How Much Is Rent In Cuba? (All You Need To Know)

If you want to rent a space or apartment in Cuba while on your stay, you might be wondering what the process looks like and how you can get a deal that seems right for you.

You might be worried about other costs such as utilities, groceries, and transportation if you’re looking for the optimal Cuban experience.

How Much Is Rent in Cuba (All You Need To Know)

You need not worry as this article will break down these costs, so you’ll know what to expect regarding rent and basic expenses.

We’ll also provide some tips on how you can go about your way without being ripped off, and you can have a renal that you are comfortable paying for.

If you’re ready to learn about the rental sector in Cuba, then read on to find out more.

How Much Are Rentals In General?

How much you pay in rent will depend on where you decide to settle and the size of the apartment or dwelling.

If you’re looking to keep it simple and settle outside of any city center, you could be looking at an average rent of 204.44 CUC for a one-bedroom and 444.44 CUC for an apartment in the city center that also has one bedroom.

If you have guests and you want an upgrade, you’d be looking at a rent of 654.29 CUC for three bedrooms outside of the city center and 1,437.50 CUC for the same amount of bedrooms inside the city center.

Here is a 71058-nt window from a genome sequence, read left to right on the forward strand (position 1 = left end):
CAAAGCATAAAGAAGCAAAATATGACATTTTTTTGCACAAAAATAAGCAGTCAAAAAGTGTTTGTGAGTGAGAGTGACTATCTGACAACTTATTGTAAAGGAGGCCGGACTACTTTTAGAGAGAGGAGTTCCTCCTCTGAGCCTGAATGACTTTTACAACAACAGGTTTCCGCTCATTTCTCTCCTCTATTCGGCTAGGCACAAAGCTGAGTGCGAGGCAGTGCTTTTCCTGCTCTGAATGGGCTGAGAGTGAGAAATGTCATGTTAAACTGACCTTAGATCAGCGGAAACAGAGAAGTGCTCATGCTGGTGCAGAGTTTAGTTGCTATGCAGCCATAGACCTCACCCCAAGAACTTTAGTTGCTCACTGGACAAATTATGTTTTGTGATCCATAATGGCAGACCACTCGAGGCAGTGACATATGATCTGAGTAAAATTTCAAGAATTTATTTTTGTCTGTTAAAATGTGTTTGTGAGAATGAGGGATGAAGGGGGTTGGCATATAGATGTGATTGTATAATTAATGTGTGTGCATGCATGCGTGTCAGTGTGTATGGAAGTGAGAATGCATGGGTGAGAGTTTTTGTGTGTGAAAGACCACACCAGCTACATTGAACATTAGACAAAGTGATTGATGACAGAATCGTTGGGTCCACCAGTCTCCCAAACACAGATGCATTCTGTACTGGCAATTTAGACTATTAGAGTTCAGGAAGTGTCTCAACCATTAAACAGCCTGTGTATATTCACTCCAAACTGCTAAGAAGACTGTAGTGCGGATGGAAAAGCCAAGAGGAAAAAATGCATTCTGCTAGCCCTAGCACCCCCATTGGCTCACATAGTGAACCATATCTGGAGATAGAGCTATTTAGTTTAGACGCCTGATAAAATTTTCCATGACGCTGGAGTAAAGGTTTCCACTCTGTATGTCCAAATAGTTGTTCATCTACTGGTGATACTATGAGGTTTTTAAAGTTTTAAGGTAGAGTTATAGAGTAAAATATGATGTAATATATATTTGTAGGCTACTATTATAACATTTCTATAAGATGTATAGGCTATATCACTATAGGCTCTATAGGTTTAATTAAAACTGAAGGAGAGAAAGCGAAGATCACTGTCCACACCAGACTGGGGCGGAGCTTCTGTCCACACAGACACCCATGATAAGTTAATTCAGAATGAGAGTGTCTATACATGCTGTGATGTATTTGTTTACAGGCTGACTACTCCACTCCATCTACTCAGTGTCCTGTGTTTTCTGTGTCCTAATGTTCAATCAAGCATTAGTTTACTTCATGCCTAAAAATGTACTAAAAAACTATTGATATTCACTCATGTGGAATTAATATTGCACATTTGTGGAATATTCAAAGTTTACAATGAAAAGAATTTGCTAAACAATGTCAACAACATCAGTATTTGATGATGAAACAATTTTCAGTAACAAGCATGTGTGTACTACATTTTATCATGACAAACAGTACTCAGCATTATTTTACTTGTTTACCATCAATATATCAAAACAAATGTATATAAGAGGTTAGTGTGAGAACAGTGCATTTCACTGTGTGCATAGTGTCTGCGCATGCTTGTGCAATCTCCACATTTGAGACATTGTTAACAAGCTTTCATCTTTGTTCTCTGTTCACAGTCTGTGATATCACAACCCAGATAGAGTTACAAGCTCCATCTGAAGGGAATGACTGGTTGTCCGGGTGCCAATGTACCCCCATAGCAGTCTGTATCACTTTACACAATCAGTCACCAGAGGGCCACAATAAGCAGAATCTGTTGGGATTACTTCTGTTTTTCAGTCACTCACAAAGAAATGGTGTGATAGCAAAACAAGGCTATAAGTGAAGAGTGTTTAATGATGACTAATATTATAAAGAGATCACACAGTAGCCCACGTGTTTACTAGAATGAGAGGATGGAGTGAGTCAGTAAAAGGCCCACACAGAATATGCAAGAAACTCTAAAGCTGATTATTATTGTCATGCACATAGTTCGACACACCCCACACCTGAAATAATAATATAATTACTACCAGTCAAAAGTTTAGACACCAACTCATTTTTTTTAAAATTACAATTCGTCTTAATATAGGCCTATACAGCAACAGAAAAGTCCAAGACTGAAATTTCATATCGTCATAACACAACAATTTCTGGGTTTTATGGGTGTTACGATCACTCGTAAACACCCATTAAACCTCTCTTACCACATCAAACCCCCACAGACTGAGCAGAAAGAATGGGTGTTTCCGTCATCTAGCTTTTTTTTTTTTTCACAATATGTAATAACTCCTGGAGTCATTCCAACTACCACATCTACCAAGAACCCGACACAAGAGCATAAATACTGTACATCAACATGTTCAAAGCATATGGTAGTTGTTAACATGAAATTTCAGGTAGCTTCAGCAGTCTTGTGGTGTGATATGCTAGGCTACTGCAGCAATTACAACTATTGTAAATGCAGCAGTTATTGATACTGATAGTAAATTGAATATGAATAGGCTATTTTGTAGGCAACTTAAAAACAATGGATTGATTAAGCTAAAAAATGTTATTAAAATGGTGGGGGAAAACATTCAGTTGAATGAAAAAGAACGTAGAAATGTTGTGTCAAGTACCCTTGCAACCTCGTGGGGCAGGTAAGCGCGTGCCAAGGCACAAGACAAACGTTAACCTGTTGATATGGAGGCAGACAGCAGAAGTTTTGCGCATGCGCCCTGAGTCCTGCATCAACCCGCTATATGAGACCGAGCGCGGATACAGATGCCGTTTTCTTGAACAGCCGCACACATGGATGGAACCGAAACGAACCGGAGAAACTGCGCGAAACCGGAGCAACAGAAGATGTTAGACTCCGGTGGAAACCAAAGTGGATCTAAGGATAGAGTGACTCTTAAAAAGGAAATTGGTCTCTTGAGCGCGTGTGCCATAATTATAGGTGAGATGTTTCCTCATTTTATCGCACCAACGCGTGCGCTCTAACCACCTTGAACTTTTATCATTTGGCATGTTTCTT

You can see by these figures that the location is a big determinant of how a rental property is valued as city center dwellings are more popular with tourists, especially in the capital of Havana.

This is due to many of these towns and cities being quite far from each other, and getting to each one can be a burden for some to navigate and tend to stick to areas that have more access to attractions and transport links.

It’s wise to mention here that the CUC, or Cuban convertible peso, is the most popular form of currency used and is exactly equivalent to the dollar, so $10 USD is equal to 10 CUC.

What About Utility Costs?

Now you have a good sense of the rental cost of a property.

You’ll want to factor in any additional utilities, so a basic monthly fee for services such as electricity, heating, cooling, water, and garbage disposal will cost around 29.42 CUC for a 915-square-foot apartment.

Then you can factor in any phone tariffs you may want to include so that a local prepaid tariff will cost you around 0.34 CUC, and this is without a plan, so you could contact the main network provider, Cubacel, to arrange a plan if you think it’s necessary.

Then you want to include the cost of the internet, which will cost 152.86 CUC a month for 60 Mbps or more, and with unlimited data.

The five leading providers of this service are Spectrum, Centurylink, Hughesnet, Viasat, and EarthLink, and they offer phone and television services alongside your internet package, so you may want to shop around for the best deal.

If you are renting from a private homeowner, you want to ensure that they have a permit as they need this to gain access to the internet, and it costs around 10 CUC to have it set up.

How To Rent A Property In Cuba

In general, the vast amount of properties available to rent is known as casa particulars, as these types of properties involve you renting out a room or apartment in a family’s home.